Susan O’Neal graduated with a First in Creative Writing from the UK Open University. She lives in South London and last year she published her first volume of intriguing short stories (more to ... [+]

Image of General Submissions - Rendez-Vous, July 2019 issue

The seventh day in my new flat, I found a worm in the fridge. It was flat, black and dead. I quite like interesting animals, but not this one – it looked remarkably like a leech. Where had it come from? I live in the centre of a city where veggies are sold in sterile plastic bags. Which is not great for the environment, but people know what they're getting and someone else has already trimmed and washed the stuff. So I double-bagged the corpse and put it in the freezer. Eric might fancy it later.

By the time I had tipped everything out of the fridge and used bleach to disinfect it thoroughly, I had lost nearly an hour and was running late for my meeting with Stephanie. And not quite as fragrant as I might have been. I'd built up quite a sweat, scrubbing, and the all-pervasive smell of Domestos does rather cling. No time to shower or change, so I peeled off the rubber gloves, gave myself a generous swoosh of Coty's L'Aimant and sallied forth, hoping for the best.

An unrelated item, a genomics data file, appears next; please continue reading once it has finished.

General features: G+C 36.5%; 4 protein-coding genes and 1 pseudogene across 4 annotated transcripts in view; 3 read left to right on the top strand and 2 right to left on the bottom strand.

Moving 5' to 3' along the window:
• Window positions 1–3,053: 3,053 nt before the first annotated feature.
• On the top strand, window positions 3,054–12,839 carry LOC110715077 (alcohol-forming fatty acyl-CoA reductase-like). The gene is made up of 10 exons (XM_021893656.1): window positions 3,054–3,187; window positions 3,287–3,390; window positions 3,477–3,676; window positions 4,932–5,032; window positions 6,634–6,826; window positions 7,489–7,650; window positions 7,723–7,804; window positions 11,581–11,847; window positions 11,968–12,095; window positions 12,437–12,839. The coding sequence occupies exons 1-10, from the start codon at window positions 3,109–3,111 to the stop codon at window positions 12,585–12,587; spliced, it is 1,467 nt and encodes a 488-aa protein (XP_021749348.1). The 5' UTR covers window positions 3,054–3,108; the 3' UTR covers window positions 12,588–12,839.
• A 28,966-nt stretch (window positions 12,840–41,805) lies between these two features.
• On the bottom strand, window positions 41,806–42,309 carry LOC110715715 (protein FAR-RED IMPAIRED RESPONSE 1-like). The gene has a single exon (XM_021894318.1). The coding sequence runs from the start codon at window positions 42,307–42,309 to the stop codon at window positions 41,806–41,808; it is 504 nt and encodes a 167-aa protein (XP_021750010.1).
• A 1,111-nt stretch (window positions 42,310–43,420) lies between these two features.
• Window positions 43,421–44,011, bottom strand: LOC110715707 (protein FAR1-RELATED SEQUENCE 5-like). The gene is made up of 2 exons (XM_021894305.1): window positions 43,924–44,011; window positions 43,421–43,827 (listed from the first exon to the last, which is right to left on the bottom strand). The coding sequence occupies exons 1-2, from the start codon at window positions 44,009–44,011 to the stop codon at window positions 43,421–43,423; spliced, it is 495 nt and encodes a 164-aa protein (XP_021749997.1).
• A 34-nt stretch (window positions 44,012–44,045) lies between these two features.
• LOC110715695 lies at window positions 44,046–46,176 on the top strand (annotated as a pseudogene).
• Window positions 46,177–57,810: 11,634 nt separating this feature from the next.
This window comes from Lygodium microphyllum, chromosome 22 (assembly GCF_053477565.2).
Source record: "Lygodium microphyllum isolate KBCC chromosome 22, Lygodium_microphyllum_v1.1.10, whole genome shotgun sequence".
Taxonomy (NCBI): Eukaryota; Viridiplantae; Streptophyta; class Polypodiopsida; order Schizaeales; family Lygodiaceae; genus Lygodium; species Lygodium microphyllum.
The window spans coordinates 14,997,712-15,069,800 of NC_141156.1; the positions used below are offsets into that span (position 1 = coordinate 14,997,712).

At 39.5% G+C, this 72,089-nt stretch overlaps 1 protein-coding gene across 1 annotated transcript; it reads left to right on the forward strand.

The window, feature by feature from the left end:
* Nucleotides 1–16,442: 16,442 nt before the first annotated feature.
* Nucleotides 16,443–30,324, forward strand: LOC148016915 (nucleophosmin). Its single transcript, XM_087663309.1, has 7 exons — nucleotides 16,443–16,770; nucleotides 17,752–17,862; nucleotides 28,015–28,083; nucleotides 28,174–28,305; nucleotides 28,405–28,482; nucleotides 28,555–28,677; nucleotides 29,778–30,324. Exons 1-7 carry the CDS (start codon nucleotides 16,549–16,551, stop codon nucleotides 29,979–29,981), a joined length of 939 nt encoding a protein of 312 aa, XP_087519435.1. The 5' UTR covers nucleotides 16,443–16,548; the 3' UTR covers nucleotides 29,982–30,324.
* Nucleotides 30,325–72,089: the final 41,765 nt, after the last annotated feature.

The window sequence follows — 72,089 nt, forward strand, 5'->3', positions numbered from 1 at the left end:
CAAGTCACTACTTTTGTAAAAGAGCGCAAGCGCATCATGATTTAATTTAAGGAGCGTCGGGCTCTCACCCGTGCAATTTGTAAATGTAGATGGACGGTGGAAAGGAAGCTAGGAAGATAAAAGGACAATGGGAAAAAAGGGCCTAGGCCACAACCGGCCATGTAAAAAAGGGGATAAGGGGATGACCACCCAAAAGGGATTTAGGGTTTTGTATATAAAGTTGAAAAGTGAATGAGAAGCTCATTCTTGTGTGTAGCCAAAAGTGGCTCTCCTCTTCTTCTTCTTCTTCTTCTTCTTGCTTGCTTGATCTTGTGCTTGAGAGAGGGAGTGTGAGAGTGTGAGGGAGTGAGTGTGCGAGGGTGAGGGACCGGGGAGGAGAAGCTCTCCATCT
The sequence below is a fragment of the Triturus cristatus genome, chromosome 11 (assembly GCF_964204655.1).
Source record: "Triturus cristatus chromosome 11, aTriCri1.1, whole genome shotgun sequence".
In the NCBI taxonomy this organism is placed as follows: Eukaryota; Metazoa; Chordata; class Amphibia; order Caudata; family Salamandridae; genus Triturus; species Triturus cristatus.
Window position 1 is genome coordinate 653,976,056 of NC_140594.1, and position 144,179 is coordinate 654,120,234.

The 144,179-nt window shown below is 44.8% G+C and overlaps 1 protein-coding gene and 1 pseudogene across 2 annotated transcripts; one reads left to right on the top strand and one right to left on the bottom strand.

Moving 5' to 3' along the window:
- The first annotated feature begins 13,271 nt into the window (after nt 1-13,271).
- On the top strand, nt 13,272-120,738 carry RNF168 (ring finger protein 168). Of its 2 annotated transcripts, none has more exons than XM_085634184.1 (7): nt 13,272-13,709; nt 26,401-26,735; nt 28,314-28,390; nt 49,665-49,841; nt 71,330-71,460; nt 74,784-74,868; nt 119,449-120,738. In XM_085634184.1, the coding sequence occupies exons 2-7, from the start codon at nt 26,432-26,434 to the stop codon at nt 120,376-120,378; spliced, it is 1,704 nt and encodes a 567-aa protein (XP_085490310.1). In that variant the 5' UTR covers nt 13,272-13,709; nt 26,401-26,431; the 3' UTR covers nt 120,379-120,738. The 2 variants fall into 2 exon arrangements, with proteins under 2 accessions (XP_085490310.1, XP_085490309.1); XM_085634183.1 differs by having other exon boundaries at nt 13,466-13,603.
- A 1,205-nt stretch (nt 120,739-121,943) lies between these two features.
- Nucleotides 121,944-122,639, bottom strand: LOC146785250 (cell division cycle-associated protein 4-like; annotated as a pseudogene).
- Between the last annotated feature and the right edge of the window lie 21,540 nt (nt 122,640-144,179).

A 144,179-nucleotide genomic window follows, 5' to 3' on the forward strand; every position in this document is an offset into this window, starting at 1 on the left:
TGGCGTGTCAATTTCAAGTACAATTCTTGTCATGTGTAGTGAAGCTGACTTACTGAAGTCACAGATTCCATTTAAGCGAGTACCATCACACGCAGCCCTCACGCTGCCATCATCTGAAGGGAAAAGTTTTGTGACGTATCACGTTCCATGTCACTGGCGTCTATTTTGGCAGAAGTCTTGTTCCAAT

"So, Debbie – tell me what you hope to get out of this session?" Classic counsellor opening gambit, head on one side, bright smile fixed on her perfectly made-up face. I mumbled something about finding myself, looking for the new me, all the sort of guff I thought she would be expecting, and off we went. Her probing, me deflecting. We volleyed our conversational ball back and forth for half an hour or so before she sat back, drawing her notes towards her and spending a moment or two pretending to review the information. I admired her performance and waited for her summary. I had worked hard not to give too much away. Attending these sessions was mandatory but that didn't mean I had to like them or believe they were going to do me any good. I just wanted the damn anti-depressants, but my GP wouldn't dish them out until I'd been to three counselling sessions. This was the last one.

"So, Debbie – how do you think you are getting on?"
"Aren't you supposed to be telling me that?"